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To my grandfather, Fred Steffey
A long-working railroad man.
Mary Robbins stretched her legs out, groaning at the warmth of the fire against her aching feet and muscles. The ancient oak, maple, and locust trees soaring overhead sported dark green leaves poking through the bright springtime shades, but a distinct chill lingered in the North Georgia early evening air.
The view across the granite and limestone gorge opened up barely twenty yards away, the river at the bottom hundreds of feet below as musical as it was beautiful. A skeletal frame of bright new wood suggested what the observation deck would look like in a couple of weeks. The gorgeous scenery would draw people to the grand opening, and the bike trail she was helping build would bring them back.
The antiquated narrow-gauge rails were long since removed, probably hauled off for scrap decades before, saving the crew gathered around the fire the work of pulling them up now. A stack of decaying cross ties waited beside the emerging bike trail for the four-wheelers and bigger ATVs to carry away.
Those same noisy, stinky vehicles would be banned from this trail once it opened, but Mary and everyone else working on the trail was glad they were here for this phase.
The road and parking lot less than a mile away weren’t passable yet, and no one wanted to pack in the heavy equipment, food, or camping gear miles on foot or on a bicycle. Opening day in June would be soon enough to tackle this steep climb without any fossil fuel assistance.
Mary held her hands out to the heat of the fire, her pale palms contrasting with her much darker hands and arms, then brushed her fingers over the cargo pocket on her thigh.
The strange watch she’d found was still there.
She’d noticed the glint of the gold case beside one of the tracks the ATVs had churned in the red clay right before the crew knocked off for the night. She was almost certain it was an antique railroad watch. Even in a coating of that heavy soil, it looked remarkably like one her great-uncle carried.
She wasn’t sure why she’d slipped it into her pocket instead of turning it in for the museum in the ghost of a town at the bottom of the mountain. She planned to do just that. Eventually. A strange catch in her mind, and in her heart, begged her to hold onto it just a little bit longer.
As if anyone around her could read her vaguely guilty thoughts, Mary jumped when an empty water bottle bounced off her thigh. Lisa Dewey, the crew leader, grinned at Mary.
“Still with us, Ms. Robbins? We can help you get your tent set up if you’re ready to crash.”
“Not just yet,” Mary said, unable to hide a yawn. “I’m not about to be first to bed in this bunch.”
Fifteen people, half men, half women, were getting this trail through the North Georgia mountains cleaned up and ready to go. Mary had taken several of these working vacations with the three women sitting closest to her, and with her wife, but she hadn’t been out on a trail for a little over two years now.
Not since Rachel died.
Long absence from such hard work had her feeling the strain, but this was also her first bike trail. With a cleared railway there wasn’t much digging through roots or struggling with boulders as on a brand new forest path, but shoveling endless loads of huge ballast gravel, then increasingly smaller layers over top of it had her back, hands, and shoulders aching. Tomorrow they’d shift to building several raised platforms for camping and a restroom facility before moving to the next trail section.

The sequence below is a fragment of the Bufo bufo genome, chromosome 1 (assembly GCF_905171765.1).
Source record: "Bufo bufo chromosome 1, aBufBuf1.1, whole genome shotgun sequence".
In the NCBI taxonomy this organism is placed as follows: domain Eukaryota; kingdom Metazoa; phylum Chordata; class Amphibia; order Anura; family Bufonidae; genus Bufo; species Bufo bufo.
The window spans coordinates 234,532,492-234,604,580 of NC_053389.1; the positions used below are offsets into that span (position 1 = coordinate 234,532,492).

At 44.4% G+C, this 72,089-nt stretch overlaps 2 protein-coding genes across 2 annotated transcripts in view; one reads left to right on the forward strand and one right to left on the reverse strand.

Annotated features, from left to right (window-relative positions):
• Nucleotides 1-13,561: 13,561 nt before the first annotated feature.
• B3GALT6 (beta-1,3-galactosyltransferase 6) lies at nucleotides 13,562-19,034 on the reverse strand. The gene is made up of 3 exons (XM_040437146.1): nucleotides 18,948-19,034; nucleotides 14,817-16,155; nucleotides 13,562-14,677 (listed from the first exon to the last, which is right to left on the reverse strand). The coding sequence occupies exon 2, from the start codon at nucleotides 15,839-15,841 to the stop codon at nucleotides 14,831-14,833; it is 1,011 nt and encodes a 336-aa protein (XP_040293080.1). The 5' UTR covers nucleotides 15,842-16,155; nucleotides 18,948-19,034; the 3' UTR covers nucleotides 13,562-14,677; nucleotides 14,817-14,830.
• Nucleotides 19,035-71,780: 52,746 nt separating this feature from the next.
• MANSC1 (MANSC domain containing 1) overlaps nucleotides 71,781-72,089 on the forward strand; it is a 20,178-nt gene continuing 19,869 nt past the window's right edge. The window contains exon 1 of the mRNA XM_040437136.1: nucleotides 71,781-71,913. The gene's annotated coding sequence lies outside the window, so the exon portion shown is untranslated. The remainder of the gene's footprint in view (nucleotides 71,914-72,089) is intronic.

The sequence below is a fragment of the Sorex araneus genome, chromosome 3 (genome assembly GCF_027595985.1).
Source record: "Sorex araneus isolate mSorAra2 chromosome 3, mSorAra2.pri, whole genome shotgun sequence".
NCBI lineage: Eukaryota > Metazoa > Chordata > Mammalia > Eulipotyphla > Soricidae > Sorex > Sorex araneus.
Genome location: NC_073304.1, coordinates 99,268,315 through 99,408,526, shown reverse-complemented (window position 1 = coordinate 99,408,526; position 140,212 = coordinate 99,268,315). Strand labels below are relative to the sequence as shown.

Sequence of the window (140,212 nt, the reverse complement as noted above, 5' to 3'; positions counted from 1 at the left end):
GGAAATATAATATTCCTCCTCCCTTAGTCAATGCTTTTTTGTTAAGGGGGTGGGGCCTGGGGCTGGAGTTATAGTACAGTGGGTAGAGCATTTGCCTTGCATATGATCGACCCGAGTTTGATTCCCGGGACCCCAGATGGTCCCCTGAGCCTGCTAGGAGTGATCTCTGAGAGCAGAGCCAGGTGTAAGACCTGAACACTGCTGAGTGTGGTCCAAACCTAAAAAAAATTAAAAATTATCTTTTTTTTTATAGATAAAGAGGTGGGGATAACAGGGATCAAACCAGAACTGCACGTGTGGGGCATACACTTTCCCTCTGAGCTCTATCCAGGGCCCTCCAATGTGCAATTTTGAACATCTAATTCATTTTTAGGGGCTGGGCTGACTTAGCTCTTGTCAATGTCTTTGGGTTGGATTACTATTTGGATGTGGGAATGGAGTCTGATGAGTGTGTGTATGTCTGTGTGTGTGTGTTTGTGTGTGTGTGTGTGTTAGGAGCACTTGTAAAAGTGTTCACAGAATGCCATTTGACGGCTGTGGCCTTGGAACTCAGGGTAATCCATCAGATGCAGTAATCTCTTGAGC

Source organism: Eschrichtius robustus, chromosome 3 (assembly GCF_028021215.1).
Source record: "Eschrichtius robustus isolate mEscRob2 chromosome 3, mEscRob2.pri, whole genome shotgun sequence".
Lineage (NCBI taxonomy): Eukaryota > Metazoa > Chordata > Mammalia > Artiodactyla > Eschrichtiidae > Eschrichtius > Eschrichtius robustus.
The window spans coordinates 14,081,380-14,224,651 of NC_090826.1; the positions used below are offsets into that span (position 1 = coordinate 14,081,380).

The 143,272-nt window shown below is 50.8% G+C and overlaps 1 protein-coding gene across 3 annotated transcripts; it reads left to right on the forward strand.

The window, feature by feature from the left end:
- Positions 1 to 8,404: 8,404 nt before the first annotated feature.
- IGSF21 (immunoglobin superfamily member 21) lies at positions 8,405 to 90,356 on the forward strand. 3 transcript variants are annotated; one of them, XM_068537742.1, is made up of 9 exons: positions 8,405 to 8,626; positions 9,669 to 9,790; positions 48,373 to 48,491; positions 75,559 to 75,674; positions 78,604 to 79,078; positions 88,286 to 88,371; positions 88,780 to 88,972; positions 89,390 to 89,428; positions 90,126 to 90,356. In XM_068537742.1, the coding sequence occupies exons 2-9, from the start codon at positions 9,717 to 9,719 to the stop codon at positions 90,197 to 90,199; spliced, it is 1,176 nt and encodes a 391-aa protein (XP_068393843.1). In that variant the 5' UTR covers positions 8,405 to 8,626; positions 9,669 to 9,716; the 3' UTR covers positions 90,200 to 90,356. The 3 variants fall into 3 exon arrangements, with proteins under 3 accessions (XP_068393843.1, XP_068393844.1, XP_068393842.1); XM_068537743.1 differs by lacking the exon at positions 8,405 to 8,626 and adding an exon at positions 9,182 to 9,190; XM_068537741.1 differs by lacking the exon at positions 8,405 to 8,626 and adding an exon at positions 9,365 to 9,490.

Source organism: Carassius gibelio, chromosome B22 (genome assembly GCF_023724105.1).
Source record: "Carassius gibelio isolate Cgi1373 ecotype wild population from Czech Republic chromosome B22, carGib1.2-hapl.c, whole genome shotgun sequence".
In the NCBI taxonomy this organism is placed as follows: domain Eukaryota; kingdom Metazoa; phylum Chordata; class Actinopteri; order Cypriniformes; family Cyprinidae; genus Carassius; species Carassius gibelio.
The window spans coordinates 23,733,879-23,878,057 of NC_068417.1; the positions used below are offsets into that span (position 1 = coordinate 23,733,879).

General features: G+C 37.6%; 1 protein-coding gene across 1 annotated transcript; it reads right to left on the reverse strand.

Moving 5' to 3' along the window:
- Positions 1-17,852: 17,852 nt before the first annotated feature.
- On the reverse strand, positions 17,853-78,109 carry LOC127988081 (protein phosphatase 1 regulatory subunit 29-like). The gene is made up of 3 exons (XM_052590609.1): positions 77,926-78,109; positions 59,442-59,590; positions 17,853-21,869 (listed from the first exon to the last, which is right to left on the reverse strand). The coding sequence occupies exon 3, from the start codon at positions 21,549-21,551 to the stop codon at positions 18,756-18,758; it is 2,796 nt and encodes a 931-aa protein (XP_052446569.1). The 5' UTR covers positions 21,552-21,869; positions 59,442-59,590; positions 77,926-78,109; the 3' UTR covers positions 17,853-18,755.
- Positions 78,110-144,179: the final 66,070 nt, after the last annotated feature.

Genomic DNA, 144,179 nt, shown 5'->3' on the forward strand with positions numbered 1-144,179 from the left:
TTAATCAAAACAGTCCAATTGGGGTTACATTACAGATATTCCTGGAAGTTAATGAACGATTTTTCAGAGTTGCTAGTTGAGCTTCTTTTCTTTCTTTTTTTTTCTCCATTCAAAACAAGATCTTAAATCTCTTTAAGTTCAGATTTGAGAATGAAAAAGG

“Don’t worry about it, Mar,” her friend Mia Chen said, pulling the clip out of her long, shining black hair. “I’ll go first, as usual.”
“Looks to me like the rest of us aren’t far behind,” Lisa said. “Bike trails are a bit tougher than most people expect. I’ll let you all sleep in before we turn into carpenters. Breakfast at eight, then we’re back at it.”
Mary let Mia pretend to help her up, though she certainly would have overbalanced her dainty friend. Mia stood not quite as high as Mary’s shoulder.
“I’m even more jealous of your new ‘do after today,” Mia said. “This mop on my head is burning me up, but Josh whines when I cut it.”
Mary touched her dark brown hair, the barely quarter inch of curls tight and strangely thick under her fingers. She hadn’t gotten used to that change yet, but it was far cooler.
“Yeah, Rachel liked mine longer, too.”
“Oh hell, I’m sorry.” Mia closed her eyes and turning her head away. “I’m too weary to keep track of my mouth. Need help with your setup?”
Mary knew her friend was just worried about her, but the taboo subjects and anxious glances her way were getting on her nerves. If Mia was convinced Mary wasn’t ready for this, why had she badgered and pushed for the trip in the first place?
“Nah, I’m good.” Mary waved toward the far end of the clearing. “I think I’m heading out to those pines over there. We drove up to Michigan to camp all the time when I was a kid. The breeze sounds amazing through them at night. I always slept like a baby.”
Mia’s dark brown eyes widened, but she couldn’t quite hide her smile. She’d been on almost all of these trail building trips with Mary and Rachel over the past several years. Fear didn’t seem to be a part of her reality, much less her vocabulary.
“Right next to the woods? Good luck with that.”
Mary didn’t think twice about setting up far away from the rest of the group, not anymore. She’d started having awful nightmares when the car crash took Rachel. They were different from night to night, but it was generally variations on a theme. What Mary could have done to stop it, or at least stop it enough to still have Rachel. Who, or what, she could have bargained with to make it turn out any other way.
She knew her dreams would keep anyone sleeping near her awake all night.
The mesh skylight in her cozy tent made for fantastic star watching, though she wouldn’t see much under the trees tonight. The lullaby whisper of the pines would be worth it. The clear ground and lack of undergrowth made for quick work setting up her tent.